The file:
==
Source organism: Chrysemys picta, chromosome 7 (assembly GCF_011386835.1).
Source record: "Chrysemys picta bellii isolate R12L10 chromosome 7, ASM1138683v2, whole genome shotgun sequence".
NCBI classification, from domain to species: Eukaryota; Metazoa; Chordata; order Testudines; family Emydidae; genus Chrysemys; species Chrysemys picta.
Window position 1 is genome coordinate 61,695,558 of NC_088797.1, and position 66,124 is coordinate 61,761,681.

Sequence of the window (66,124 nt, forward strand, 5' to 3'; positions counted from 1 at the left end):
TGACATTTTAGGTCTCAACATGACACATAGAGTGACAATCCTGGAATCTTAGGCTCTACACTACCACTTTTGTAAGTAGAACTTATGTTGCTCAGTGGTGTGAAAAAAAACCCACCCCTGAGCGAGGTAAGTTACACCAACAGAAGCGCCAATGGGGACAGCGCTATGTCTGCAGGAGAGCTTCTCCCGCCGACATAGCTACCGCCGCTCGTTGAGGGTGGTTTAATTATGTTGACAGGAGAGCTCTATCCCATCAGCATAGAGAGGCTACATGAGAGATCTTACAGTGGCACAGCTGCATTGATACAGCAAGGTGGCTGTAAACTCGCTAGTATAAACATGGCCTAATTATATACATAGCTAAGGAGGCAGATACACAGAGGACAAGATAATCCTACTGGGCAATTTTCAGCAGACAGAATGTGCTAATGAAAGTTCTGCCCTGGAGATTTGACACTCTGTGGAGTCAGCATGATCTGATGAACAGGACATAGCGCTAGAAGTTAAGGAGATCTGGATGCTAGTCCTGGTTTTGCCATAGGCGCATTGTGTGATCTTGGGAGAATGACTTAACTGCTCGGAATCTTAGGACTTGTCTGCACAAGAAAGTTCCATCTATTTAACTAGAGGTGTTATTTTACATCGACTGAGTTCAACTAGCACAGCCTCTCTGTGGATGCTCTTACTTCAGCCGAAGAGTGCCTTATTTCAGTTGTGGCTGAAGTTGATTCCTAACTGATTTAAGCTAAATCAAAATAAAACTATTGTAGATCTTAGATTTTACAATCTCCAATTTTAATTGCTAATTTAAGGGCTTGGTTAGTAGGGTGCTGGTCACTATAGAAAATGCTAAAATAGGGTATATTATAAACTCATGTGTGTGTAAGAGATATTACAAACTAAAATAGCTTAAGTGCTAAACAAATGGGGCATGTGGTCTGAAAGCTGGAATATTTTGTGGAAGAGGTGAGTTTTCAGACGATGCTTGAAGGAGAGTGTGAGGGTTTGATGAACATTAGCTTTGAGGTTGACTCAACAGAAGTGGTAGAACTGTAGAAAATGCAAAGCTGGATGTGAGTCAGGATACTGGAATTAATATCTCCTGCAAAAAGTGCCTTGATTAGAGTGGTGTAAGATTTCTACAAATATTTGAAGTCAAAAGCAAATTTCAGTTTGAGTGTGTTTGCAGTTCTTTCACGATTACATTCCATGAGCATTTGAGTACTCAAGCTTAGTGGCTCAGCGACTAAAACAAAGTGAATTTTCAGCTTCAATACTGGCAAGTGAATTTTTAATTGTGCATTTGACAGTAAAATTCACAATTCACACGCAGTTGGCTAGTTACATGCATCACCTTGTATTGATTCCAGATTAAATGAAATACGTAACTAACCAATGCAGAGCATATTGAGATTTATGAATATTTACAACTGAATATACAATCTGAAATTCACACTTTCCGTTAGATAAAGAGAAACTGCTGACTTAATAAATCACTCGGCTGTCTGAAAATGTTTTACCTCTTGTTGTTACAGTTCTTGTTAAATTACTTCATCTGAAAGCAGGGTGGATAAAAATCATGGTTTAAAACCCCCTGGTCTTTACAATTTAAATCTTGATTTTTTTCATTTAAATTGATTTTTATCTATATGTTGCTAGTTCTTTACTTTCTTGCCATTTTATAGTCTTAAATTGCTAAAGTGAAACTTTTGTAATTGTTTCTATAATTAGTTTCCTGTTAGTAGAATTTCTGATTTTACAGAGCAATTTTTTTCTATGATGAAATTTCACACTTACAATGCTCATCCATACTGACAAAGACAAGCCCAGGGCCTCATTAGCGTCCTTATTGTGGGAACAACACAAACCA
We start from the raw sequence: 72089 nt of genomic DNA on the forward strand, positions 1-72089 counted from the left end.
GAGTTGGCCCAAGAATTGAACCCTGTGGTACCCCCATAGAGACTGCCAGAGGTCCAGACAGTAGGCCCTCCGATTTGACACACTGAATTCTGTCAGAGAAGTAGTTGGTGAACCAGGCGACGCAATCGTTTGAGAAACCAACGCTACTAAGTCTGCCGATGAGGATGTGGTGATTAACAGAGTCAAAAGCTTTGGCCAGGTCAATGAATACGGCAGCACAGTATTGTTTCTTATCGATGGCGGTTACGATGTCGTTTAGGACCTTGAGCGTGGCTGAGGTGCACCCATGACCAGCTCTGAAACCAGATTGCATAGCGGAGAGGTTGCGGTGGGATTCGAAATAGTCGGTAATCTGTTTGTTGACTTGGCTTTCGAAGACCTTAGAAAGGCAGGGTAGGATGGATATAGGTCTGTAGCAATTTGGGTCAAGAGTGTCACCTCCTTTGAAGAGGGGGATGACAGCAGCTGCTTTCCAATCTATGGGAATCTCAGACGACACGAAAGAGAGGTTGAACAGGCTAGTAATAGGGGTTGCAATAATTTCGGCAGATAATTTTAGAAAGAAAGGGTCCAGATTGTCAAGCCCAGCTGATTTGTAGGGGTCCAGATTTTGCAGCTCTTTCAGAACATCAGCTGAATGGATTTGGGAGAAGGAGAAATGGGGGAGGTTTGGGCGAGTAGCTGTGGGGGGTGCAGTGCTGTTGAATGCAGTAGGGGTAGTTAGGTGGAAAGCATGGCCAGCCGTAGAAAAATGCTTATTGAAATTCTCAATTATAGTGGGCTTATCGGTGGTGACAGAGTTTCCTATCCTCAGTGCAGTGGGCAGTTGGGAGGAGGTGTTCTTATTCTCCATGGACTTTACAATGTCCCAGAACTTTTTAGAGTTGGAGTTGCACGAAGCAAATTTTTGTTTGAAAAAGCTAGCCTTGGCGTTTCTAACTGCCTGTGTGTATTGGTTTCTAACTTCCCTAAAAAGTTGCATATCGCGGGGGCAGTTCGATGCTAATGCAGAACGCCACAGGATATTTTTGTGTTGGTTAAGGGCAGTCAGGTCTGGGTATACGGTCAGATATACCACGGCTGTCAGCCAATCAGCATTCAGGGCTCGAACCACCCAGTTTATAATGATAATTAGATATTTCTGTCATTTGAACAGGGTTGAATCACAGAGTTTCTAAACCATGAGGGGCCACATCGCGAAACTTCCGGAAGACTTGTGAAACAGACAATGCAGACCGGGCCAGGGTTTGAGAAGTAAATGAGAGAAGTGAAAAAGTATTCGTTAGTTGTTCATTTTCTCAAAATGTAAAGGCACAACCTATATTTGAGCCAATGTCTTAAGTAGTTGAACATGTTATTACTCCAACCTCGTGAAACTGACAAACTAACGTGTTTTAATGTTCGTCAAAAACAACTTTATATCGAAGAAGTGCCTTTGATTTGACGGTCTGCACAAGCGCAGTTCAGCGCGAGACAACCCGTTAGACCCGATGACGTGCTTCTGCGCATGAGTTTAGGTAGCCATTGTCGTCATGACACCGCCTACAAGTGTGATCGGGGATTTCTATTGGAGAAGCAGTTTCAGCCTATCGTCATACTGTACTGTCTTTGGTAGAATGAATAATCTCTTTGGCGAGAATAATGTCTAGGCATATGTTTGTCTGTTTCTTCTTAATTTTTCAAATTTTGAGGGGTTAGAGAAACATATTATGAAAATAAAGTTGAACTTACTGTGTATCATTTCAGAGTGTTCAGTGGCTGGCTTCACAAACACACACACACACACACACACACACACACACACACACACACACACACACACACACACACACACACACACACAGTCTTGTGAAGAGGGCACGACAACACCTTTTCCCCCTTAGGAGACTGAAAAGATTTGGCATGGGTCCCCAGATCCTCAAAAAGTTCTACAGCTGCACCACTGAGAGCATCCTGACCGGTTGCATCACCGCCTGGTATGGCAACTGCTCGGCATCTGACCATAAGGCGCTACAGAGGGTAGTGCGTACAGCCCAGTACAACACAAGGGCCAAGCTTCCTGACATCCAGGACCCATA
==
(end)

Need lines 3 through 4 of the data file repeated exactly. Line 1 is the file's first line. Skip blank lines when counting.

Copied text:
NCBI classification, from domain to species: Eukaryota; Metazoa; Chordata; order Testudines; family Emydidae; genus Chrysemys; species Chrysemys picta.
Window position 1 is genome coordinate 61,695,558 of NC_088797.1, and position 66,124 is coordinate 61,761,681.